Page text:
MPs who spoke out against the bill blamed government control of university management for the “degeneration” of education standards in Burma over the past five decades. Burmese universities are widely regarded as mere shadows of their once prominent position in Southeast Asia.
In her remarks against the bill, the newspaper said MP Tin Nwe Oo said universities should be “autonomous bodies … free of the government’s control.”
“If higher education, which is crucial to build the capacity of the younger generation, remains under the shadow of the old system of government, it may pose a danger to political and economic stability. Therefore the higher education bill presented today should be thrown out by the hluttaw and a law that enables universities to become self-administered should be enacted,” the National Democratic Force representative was quoted as saying.
The new bill should allow universities to freely form a council to administer the university, to form a teaching faculty who would draw up their own syllabus and curriculum, to freely contact and seek support from government bodies, to freely raise funds and spend them as they see fit, to hire foreign academics and teachers, to accept foreign students and to include dormitories at the university. The university council should also be allowed to draw up its own by-laws and procedures, she said.
Union Solidarity and Development Party MP Aung Ko called the Ministry of Education bill “merely a revised version of the 1973 socialist-era law.”
Suu Kyi said she had planned to submit more than 40 amendments to the ministry-drafted bill.
“However, this is not enough,” she said. “I believe we should review the whole bill as the MPs who discussed it before me also said. Therefore, I request the speaker and all MPs to bring about a bill that is more suitable for this country, this period and this world,” she said.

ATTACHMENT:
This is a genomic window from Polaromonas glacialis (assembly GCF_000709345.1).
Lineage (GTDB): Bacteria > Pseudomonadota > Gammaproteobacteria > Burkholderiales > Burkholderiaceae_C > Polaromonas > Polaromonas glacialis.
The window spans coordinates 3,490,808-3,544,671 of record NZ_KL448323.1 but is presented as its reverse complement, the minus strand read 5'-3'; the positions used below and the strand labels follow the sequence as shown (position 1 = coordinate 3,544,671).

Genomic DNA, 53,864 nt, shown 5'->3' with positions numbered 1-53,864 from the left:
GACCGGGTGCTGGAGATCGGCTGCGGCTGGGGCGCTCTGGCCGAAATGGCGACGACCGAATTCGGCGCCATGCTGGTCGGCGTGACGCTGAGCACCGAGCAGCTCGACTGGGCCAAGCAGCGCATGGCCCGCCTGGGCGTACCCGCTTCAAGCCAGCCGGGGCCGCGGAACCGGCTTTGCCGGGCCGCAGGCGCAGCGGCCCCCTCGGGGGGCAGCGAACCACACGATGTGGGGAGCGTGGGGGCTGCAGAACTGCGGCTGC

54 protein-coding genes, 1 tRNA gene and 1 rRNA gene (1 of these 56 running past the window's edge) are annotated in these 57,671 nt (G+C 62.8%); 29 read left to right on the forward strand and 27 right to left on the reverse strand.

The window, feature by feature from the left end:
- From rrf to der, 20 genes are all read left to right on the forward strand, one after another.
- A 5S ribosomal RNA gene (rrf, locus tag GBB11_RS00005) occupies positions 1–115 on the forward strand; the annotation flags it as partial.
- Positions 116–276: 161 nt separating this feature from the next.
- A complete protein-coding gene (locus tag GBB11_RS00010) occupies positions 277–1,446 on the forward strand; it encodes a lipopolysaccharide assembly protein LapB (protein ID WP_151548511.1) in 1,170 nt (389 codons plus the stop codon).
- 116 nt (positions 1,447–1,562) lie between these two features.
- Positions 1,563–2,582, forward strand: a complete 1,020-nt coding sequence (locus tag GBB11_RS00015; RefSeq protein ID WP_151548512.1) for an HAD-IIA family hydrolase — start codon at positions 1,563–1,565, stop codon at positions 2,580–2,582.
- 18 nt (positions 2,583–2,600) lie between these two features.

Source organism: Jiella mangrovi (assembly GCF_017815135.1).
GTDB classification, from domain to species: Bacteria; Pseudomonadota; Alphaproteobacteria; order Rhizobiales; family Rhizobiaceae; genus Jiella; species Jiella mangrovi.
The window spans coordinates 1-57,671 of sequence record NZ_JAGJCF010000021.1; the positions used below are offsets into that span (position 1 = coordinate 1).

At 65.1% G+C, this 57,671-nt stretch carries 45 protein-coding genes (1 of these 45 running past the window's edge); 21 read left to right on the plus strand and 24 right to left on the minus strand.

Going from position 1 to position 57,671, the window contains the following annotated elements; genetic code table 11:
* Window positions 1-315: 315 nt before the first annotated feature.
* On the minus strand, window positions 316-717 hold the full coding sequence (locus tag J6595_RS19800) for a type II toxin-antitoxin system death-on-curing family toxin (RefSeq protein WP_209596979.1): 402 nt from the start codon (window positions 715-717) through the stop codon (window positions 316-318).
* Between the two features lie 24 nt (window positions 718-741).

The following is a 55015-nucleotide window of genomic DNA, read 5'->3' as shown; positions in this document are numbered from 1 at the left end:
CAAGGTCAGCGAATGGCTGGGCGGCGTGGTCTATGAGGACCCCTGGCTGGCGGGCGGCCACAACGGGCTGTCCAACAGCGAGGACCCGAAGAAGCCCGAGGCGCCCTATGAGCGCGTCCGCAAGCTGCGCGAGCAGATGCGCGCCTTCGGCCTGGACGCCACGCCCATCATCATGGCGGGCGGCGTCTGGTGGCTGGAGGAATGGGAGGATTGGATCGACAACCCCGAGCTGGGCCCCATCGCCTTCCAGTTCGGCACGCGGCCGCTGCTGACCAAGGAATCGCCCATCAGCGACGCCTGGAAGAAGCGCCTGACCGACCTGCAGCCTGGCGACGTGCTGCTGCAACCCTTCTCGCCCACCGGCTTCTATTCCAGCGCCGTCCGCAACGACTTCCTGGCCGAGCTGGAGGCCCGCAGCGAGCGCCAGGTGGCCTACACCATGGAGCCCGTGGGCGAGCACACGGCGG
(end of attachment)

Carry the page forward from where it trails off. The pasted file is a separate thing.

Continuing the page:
In response, the education minister explained the ministry’s accomplishments, as well as plans to upgrade the country’s higher education institutions to Asean standards and link up and partner with foreign universities. He also outlined the ministry’s plan to renovate the laboratory at Yangon University and its long-term goal to turn out “international-standard” scholars.
“According to our country’s situation, there are 165 universities and 64 degree colleges under 12 ministries. They’re not far off being autonomous as Daw Tin Nwe Oo recommended,” Dr. Mya Aye said.
Suu Kyi thanked the minister for his clarification but said the MPs were not concerned about partnerships between Burmese universities and foreign institutions.
“What we mean is the [need for] free authority of the universities. My understanding is that we are mainly saying that the influence of the Ministry of Education will have to be scaled down to let each university have its own freedom,” she said.
“The two MPs said that earlier," she said. "I share their views. I submit with due respect that however the linkage with foreign universities is done, free universities cannot appear if the ministry exerts considerable influence on them.”